Colleen Maley, '01

"I suppose that’s the greatest gift my school gave me—not to see education as something that’s finished after receiving your diploma, but part of a journey of lifelong curiosity."

Collen Maley Rothman, '01, is a writer based in New Orleans, where she is an assistant nonfiction editor at New Orleans Review. Her work includes fiction, poetry, essays, and reviews. She studied English literature at Carleton College, and is working on a novel based on a retelling of The Awakening. The following is from her blog:

My high school was a strange and wonderful place; like the 1980s, its uniqueness and contradictions continue to reveal themselves with age. I’ve written elsewhere about how my school was religious but super chill about it, small but not smothering, a place that exposed me to liberal ideas while occupying the land of a former plantation, a school where I could be a big fish and yet small enough for boys to pick up and put in the trash cans that dotted our tree-lined campus.

As nostalgia tends to flatten every aspect of an experience into one wistful, rosy hue, I can’t say I’d been nostalgic for my time there. Grateful, yes, for a solid education. But had I wanted to go back and do it all over again? Nope. I guess that’s a good thing, because without a time-traveling DeLorean, that’s impossible.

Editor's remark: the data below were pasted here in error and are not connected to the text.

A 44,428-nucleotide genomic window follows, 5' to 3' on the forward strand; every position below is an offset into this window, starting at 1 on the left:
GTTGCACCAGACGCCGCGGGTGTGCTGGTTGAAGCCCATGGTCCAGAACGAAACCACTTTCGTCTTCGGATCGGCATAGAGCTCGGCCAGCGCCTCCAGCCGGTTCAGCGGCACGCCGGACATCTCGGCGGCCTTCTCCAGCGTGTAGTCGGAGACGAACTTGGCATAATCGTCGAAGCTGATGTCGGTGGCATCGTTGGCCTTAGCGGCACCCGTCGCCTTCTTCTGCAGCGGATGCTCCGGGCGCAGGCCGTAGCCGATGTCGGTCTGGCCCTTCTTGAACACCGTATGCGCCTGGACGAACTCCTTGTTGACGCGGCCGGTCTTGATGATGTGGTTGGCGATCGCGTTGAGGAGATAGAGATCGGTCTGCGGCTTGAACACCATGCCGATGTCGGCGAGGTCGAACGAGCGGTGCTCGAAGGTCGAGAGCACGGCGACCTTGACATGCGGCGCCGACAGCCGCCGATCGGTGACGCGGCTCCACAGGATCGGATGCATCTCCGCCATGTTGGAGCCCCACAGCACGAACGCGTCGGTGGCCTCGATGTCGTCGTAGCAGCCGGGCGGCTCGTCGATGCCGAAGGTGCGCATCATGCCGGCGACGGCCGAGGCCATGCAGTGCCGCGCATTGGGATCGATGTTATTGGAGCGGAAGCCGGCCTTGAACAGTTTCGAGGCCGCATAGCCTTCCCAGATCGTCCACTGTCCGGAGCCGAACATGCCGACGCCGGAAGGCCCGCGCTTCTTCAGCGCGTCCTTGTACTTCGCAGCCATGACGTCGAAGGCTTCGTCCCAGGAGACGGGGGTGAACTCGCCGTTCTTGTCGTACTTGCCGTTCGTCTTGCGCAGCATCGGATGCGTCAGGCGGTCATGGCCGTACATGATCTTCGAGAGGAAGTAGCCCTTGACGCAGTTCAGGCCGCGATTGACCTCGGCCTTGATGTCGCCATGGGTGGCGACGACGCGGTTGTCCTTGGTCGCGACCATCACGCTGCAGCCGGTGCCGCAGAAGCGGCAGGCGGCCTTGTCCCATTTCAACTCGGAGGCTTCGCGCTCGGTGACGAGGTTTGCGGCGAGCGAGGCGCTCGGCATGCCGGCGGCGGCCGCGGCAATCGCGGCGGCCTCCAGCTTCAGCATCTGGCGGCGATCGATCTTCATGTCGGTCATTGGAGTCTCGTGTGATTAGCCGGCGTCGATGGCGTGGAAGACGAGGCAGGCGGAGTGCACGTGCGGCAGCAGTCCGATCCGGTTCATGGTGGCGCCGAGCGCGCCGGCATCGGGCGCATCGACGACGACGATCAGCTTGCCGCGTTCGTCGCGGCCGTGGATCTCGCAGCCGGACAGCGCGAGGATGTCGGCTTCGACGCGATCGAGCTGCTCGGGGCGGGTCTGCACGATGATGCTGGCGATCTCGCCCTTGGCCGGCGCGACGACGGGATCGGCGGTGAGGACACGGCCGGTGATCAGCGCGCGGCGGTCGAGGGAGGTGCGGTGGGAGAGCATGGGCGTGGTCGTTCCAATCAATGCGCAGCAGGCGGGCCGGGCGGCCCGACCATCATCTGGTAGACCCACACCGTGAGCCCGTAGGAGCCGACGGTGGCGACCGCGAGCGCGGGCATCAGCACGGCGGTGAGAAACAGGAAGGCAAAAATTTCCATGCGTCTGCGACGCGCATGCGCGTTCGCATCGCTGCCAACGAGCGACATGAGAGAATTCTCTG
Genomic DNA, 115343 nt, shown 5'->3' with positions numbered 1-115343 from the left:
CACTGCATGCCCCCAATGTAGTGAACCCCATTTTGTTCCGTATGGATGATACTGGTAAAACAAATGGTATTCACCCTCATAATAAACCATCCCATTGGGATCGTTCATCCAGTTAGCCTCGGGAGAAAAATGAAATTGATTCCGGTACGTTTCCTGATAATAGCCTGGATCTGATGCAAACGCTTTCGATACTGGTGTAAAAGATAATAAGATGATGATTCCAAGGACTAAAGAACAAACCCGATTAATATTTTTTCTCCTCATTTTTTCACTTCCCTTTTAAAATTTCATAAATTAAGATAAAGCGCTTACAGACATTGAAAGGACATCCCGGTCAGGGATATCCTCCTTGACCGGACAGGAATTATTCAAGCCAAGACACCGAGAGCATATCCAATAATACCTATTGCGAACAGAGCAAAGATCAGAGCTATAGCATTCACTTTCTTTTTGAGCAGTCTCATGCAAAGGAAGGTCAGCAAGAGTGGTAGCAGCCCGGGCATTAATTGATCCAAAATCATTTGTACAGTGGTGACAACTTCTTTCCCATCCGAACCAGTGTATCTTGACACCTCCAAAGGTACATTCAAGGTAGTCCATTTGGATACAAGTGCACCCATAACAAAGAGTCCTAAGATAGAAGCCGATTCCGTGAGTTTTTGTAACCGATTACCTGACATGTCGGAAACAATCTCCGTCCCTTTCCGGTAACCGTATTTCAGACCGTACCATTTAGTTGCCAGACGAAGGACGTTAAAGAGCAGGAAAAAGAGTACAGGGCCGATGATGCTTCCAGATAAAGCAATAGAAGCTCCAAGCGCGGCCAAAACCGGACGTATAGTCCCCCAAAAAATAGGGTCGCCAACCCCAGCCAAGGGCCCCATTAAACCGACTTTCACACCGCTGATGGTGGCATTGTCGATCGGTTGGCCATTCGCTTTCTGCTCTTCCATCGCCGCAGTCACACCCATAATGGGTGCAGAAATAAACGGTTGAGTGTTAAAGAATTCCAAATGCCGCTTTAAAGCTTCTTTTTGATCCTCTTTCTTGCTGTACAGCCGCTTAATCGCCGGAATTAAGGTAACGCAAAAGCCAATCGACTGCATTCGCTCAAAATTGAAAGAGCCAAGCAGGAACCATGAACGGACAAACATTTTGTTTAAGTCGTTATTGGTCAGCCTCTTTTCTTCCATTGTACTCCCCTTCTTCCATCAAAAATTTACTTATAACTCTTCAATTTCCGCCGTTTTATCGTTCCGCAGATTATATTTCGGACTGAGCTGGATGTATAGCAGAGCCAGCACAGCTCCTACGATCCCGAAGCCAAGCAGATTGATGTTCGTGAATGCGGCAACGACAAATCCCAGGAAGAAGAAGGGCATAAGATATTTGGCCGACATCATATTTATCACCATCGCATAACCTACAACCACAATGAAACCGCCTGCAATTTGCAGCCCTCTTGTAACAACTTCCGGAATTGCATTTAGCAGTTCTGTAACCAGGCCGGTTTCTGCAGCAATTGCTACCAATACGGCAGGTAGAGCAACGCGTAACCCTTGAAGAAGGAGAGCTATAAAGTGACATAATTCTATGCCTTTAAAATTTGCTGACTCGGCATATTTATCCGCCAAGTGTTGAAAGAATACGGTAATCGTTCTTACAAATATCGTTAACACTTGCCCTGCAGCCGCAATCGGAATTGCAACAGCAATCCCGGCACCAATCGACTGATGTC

It made my brain hurt to be back on the campus that had changed in so many small ways with my family, two close friends, a handful of people to whom I’ve stayed loosely connected, and a sea of those I didn’t remember well or know at all. As we ate dinner on the same picnic tables where we used to spend free period, we calculated that the kids who are now seniors were born the year after we graduated. I’m turning 36 this month—so 18 was, quite literally, half a life ago.

So much has happened, and yet, it’s hard to accept that this place hasn’t remained exactly the same, trapped in time as it has stayed in my memory. That, while the physical layout is similar, the space now shelters a version of the school that no longer has this foundational teacher on its faculty. Still, it will continue, on the strength of what he and others created.

The only time I sobbed during this personal nostalgia convention was when I saw another one of my English teachers, who’s now the head of the upper school. She’s still a rockstar to me, the ultimate featured talent. I told her about the book I’m writing, the one I’d sent off to two trusted readers the day before. How I learned so much in her American lit survey class, and from the copy of Natalie Goldberg’s writing book Wild Mind that she gave me at the end of sophomore year, though some of the lessons took decades to sink in. I suppose that’s the greatest gift my school gave me—not to see education as something that’s finished after receiving your diploma, but part of a journey of lifelong curiosity.

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